Patient HM passed away almost 3 years ago exactly, with almost 6 decades of his life that he had no memory or awareness of, all of it acknowledged briefly but then discarded like the umpteenth pair of hideous socks given to you for Christmas by a doddery relative.

Patient HM; gone, but not forgotten.

…actually, given the context, that last bit is quite insensitive. Apologies.

Twitter: @garwboy


DECEMBER 6th [Science Comedy Advent Calendar]

December 6th: Higgs Boson

You get a lot of weird things at Christmas that attempt to derail the usual levels of cynicism of the world in general. A sense of indulgence, a willing suspension of disbelief when asked to consider magical/fantastical claims, childlike glee and enthusiasm, a ridiculous amount of expense spent on something that may prove to be pointless.

Surely scientists, with their logic, cold reason, lack of a sense of wonderment, and overarching sense of seriousness, could never succumb to such ludicrous behaviour?

Well obviously this isn’t the case, and the title of this entry obviously reveals what I’m going to be referring to.

In a surprising number of ways, the Higgs Boson elicits behaviour in the world of science that has many obvious parallels with Christmas, or a certain festive someone. For starters, the Higgs Boson is widely believed to exist, but its existence is not proven. The mere possibility of it appearing at all is enough to get everyone worked up. There have been plenty of signs for it being there, but nobody’s actually seen it. Remind you of anyone? Sure, there’s plenty of fiction about it, and people behave as if it’s real, but that’s not really proof. What we need is more. The ruffled foliage, eyewitness accounts, food going missing, a footprint maybe, tantalising, but that’s not enough for proper scientists. That’s what the Higgs Boson is like, though.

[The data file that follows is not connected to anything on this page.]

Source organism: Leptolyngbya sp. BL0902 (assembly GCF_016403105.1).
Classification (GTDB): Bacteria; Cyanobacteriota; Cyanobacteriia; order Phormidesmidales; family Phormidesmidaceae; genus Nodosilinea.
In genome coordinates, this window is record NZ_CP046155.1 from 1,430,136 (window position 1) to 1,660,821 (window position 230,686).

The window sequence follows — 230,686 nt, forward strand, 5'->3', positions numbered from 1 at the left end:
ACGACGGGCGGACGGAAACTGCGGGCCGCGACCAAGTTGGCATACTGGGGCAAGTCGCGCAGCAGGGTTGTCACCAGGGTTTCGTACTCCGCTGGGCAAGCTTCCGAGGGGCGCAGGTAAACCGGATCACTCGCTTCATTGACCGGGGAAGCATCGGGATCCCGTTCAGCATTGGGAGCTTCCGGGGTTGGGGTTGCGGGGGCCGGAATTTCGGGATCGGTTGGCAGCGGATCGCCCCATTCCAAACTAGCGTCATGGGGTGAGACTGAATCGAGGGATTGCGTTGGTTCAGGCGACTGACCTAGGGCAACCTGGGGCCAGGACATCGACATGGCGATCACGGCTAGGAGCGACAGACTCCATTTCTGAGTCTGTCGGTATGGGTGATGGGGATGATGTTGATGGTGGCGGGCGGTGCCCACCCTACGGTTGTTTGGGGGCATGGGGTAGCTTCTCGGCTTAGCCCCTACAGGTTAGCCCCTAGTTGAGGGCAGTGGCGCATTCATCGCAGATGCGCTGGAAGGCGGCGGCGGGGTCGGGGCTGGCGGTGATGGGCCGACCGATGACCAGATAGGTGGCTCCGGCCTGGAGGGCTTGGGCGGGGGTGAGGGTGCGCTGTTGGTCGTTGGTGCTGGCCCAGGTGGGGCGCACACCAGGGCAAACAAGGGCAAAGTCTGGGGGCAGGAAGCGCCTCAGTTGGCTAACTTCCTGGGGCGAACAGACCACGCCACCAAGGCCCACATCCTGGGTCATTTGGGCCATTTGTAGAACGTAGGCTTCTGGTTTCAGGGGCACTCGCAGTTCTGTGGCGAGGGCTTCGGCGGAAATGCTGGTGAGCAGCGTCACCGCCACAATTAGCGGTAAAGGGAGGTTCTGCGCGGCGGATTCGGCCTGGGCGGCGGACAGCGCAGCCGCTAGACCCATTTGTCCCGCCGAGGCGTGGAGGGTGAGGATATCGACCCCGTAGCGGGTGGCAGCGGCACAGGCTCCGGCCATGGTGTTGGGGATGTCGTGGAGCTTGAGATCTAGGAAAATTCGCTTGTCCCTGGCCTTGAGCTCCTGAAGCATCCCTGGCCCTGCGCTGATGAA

The Higgs boson is believed to be the particle that gives all other particles mass. So the Higgs is a possibly-real thing that distributes things to other things, and asks nothing in return? Its influence is widespread, but nobody really knows what it is. That sounds a lot like a certain festive Christmas figure, doesn’t it...?